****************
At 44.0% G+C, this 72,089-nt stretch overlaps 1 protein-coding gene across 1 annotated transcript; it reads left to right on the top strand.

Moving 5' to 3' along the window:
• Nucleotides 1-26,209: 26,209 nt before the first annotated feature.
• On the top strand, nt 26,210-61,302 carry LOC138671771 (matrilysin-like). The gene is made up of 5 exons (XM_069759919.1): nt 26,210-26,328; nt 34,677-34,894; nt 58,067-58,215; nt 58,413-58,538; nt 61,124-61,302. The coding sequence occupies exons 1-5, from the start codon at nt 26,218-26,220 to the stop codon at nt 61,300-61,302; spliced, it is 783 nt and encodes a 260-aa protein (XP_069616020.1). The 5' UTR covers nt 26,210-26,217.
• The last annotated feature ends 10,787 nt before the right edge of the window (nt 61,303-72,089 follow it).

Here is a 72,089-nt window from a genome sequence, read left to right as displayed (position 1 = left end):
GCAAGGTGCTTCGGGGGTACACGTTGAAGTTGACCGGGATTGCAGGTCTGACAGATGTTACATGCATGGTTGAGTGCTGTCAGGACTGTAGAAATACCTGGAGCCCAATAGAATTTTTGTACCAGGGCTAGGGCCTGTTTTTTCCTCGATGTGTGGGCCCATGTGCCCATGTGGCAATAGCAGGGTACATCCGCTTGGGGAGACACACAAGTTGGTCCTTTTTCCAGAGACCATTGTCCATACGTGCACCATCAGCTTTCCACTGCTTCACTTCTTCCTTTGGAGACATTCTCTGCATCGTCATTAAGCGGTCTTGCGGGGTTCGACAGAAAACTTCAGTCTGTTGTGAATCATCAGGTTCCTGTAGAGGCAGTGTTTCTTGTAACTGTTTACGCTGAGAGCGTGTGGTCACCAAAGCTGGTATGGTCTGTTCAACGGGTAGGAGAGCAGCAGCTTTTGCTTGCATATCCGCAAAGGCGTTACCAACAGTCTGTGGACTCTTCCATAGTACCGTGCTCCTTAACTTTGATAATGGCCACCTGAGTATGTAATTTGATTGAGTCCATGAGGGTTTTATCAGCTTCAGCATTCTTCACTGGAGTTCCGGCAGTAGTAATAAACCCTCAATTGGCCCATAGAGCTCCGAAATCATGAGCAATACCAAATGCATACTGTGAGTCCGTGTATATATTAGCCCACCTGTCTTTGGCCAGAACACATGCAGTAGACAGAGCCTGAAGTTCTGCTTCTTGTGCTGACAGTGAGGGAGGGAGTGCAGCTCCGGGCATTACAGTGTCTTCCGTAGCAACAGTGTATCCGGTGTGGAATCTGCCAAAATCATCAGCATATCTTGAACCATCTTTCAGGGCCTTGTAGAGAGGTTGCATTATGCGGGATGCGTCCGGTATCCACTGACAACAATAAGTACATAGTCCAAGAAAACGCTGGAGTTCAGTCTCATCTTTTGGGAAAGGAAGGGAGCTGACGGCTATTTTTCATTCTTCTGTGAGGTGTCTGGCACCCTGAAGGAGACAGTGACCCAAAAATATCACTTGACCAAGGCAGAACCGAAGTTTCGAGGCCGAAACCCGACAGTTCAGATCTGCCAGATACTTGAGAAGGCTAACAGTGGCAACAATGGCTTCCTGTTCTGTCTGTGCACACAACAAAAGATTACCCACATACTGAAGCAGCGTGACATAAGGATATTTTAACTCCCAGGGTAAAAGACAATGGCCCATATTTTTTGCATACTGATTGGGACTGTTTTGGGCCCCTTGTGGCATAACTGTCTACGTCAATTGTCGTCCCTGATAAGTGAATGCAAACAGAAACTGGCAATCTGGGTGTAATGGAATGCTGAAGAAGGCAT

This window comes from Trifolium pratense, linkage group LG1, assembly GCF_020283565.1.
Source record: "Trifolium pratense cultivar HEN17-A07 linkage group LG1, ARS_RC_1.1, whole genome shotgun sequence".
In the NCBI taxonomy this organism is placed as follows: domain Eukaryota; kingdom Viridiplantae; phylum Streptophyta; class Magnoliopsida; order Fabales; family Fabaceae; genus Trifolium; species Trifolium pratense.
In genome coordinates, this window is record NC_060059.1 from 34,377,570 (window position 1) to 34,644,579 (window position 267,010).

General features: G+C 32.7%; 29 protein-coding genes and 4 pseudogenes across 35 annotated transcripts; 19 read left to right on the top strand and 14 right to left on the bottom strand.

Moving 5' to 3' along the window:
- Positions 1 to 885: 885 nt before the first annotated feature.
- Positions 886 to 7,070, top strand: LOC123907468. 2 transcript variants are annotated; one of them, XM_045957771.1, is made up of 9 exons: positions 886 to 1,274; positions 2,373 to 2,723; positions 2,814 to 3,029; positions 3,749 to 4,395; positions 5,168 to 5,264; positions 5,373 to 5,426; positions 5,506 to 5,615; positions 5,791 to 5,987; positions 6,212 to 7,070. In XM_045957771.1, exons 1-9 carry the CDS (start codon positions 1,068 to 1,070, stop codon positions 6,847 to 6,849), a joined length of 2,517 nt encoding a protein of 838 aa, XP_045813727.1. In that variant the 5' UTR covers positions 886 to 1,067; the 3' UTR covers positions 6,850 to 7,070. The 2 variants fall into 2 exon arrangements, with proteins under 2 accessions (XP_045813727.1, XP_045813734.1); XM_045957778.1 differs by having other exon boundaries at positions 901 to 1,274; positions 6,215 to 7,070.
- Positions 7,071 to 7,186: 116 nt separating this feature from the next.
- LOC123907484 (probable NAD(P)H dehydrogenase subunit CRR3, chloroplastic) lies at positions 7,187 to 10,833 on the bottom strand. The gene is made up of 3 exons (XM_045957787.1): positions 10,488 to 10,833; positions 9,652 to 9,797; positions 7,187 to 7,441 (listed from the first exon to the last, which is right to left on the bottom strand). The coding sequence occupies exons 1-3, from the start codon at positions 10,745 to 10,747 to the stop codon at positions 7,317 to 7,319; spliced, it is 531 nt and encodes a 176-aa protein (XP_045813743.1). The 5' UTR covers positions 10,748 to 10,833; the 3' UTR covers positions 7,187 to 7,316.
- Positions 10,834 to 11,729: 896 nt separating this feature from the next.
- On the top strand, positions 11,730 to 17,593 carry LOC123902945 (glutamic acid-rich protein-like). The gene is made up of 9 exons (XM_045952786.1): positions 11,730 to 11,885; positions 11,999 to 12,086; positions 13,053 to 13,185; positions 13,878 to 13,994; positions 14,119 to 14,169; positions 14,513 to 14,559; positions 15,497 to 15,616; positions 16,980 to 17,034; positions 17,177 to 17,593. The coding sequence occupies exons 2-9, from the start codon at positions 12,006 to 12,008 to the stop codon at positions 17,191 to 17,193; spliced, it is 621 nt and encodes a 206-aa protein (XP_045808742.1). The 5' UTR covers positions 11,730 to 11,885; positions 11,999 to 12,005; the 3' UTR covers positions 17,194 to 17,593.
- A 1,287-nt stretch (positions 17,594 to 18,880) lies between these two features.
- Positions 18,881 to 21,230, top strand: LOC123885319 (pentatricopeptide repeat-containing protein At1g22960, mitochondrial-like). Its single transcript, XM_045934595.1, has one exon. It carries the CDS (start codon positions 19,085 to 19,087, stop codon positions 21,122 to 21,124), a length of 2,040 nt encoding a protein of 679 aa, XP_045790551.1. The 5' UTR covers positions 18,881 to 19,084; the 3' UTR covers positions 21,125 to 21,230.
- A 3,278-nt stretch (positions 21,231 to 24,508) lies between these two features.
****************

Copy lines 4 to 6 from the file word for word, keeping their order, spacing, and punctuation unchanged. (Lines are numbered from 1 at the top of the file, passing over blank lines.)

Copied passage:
• On the top strand, nt 26,210-61,302 carry LOC138671771 (matrilysin-like). The gene is made up of 5 exons (XM_069759919.1): nt 26,210-26,328; nt 34,677-34,894; nt 58,067-58,215; nt 58,413-58,538; nt 61,124-61,302. The coding sequence occupies exons 1-5, from the start codon at nt 26,218-26,220 to the stop codon at nt 61,300-61,302; spliced, it is 783 nt and encodes a 260-aa protein (XP_069616020.1). The 5' UTR covers nt 26,210-26,217.
• The last annotated feature ends 10,787 nt before the right edge of the window (nt 61,303-72,089 follow it).

Here is a 72,089-nt window from a genome sequence, read left to right as displayed (position 1 = left end):